On Tuesday afternoon, a handful of former MLB players’ lives may change forever. 

When the 2015 MLB Hall of Fame voting results are announced on Tuesday, Jan. 6, at 2 p.m. ET, a lucky few will go from great players to legends. From “I remember that guy” to, “I’ll never forget that guy.” From star to Hall of Famer. 

For the uninitiated, there are 34 players on the ballot, including 17 from years previous and 17 newcomers. Voters can choose up to 10 players. It takes 75 percent of the vote to be elected into the Hall and at least 5 percent to stay on the ballot for next year. 

Here’s a look at everything else you need to know.


Voting Results Announcement: Tuesday, Jan. 6, 2015

Time: 2 p.m. ET

TV: MLB Network



According to Baseball Think Factory, 148 full ballots have already been made public (thank you, Internet). That is approximately 25.9 percent of the vote. While it’s not a perfect sample size, a quarter of the ballots will provide a very good indication of what the 2015 class will look like. 

And if that indeed turns out to be accurate, we’re in line for a historically large class, as Randy Johnson (99.3 percent), Pedro Martinez (98.0), John Smoltz (87.1), Craig Biggio (82.4) and Mike Piazza (77.0) are all currently above the necessary threshold. 

Per BaseballHall.org, five inductees would tie the record set by the inaugural 1936 class, which featured a decent quintet of names: Ty Cobb, Walter Johnson, Christy Mathewson, Babe Ruth and Honus Wagner. 

Johnson and Martinez are going to be the headliners. 

The Big Unit, known for his intimidating 6’10” frame, blazing fastball and devastating slider, finished his career with 303 wins, five Cy Young Awards and 4,875 strikeouts, which is second all-time behind Nolan Ryan. There’s a good chance he still haunts the dreams of any left-handed hitter who faced him during his 22-year career. 

In addition to his rare physical traits, he was undeniably competitive.

“We knew that every fifth day, we were going to get one of the most competitive efforts in the history of the game,” said former manager Bob Brenly, according to The Associated Press’ Bob Baum (via The Seattle Times). “He pitched every game like it was the most important of his life.”

Martinez, who stood about a foot shorter, wasn’t around as long as Johnson, but his highs were the stuff of legend. In the 1999 and 2000 seasons, Pedro went a combined 41-10 with a 1.90 ERA, 0.83 WHIP, 597 strikeouts, 69 walks and an ERA+ of 265, per Baseball-Reference.com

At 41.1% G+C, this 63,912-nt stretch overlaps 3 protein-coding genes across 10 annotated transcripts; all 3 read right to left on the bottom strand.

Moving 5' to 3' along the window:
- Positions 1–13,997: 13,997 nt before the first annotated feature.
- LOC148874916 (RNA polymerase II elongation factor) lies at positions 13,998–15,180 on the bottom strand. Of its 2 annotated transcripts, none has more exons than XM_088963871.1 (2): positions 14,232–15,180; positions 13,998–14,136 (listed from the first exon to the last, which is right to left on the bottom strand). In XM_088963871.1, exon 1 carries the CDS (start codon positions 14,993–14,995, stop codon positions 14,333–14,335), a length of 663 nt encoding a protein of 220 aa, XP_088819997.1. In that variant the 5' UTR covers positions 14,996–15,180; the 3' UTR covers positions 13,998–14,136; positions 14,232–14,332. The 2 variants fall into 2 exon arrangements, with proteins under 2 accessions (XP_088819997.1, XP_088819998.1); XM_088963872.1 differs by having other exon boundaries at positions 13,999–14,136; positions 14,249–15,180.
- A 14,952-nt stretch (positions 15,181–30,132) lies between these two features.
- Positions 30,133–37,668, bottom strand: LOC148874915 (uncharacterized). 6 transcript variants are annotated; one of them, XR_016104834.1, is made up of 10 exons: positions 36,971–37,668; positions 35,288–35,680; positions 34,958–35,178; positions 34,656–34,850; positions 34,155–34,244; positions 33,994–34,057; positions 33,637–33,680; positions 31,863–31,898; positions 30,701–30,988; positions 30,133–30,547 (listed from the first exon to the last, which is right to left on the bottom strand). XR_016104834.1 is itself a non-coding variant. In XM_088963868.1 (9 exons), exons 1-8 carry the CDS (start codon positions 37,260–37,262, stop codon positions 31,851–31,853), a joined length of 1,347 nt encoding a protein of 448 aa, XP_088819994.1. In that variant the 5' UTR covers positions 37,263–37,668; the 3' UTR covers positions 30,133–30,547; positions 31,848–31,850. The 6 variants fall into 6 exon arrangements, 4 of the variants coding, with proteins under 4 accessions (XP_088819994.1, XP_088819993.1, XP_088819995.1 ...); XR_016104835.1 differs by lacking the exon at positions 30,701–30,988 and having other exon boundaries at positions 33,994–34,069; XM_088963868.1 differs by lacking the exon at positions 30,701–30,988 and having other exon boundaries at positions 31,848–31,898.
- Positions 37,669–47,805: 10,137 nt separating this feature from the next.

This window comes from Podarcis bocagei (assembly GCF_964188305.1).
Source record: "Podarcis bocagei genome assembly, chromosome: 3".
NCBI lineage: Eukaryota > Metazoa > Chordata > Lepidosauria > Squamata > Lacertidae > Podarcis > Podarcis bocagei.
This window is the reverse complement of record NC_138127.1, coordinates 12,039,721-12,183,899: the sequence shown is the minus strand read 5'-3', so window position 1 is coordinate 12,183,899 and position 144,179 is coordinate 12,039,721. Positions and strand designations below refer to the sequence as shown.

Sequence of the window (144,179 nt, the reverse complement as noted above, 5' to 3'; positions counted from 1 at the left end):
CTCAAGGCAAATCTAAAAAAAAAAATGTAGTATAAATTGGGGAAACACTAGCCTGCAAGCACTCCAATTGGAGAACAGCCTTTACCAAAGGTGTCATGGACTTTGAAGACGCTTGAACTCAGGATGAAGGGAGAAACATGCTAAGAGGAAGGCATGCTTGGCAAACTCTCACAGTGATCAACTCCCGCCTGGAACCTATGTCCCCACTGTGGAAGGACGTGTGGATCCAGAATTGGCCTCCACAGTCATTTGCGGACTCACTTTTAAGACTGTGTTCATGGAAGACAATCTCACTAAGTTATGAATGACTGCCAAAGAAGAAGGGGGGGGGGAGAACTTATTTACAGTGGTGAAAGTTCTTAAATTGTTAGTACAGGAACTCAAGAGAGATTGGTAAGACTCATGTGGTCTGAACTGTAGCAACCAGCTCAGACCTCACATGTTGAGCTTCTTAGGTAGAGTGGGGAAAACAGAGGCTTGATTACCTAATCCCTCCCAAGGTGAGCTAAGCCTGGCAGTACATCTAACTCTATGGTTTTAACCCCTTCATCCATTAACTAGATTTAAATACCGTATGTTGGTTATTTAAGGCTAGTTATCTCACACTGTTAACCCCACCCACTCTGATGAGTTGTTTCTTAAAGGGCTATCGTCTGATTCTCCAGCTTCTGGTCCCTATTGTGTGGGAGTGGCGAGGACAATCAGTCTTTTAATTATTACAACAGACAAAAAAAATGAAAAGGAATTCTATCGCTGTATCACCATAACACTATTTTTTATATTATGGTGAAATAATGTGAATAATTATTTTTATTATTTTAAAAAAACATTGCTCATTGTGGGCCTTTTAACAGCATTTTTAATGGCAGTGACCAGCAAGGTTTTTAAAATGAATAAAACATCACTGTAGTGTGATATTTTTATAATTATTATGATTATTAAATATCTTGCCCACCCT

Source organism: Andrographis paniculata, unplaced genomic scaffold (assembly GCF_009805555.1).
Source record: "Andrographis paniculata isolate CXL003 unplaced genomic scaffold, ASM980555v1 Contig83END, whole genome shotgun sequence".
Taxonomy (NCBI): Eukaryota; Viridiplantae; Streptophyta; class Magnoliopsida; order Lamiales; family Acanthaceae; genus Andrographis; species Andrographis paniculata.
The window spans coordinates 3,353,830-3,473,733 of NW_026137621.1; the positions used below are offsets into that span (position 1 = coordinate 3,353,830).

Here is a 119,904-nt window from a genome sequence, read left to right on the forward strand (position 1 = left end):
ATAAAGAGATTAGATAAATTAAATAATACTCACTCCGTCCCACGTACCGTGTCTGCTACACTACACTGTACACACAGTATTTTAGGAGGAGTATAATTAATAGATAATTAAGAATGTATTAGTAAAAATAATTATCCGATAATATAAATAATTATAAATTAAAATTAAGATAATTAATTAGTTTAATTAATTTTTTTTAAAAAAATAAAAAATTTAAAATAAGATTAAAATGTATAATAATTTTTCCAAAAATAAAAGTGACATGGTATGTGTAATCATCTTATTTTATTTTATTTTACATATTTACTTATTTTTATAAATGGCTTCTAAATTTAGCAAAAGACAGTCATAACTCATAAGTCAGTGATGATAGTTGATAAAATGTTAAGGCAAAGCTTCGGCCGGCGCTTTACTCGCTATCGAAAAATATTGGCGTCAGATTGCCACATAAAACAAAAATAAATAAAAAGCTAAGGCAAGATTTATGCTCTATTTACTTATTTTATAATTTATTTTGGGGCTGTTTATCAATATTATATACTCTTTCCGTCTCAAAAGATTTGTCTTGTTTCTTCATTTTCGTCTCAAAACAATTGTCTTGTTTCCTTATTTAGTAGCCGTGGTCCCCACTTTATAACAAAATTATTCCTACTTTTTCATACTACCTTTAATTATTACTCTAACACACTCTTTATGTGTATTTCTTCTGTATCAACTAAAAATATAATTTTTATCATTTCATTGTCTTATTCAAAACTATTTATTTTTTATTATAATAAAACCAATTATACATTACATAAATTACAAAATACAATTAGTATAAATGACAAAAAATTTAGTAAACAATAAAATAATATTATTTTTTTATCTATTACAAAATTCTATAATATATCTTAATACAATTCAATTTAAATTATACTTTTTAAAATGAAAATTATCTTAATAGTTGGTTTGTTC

Former Red Sox manager Terry Francona discussed Martinez’s greatness, via the Boston Herald‘s Scott Lauber.

He didn’t have one great pitch. He had four. I think if he wanted to have a fifth or sixth he probably could have. He had that ability. I think ‘electric’ is probably the best word I could come up with.

John Smoltz’s resume looks different than most thanks to splitting time as a starter and a reliever. But it doesn’t appear as though he’ll have much trouble getting in on his first ballot. 

Craig Biggio and Mike Piazza, who came up just short on last year’s ballot (Biggio especially at 74.8 percent), are also looking good on the early returns. 

Players just below the cut line include Tim Raines and Jeff Bagwell (66.4 percent of the early votes each). Raines is arguably the second-best leadoff hitter of all-time while Bagwell is a career .297 hitter with 449 home runs and an MVP award. 

The Houston Astros attempted to make the case for their former player:

Mike Mussina, Curt Schilling, Barry Bonds and Roger Clemens are a few more players who will likely come up short and stir up a debate or 100. 

But either way, with two of the most overpowering, dominant pitchers of all-time at the top and a potentially record number of inductees, this class looks to be one for the ages. 

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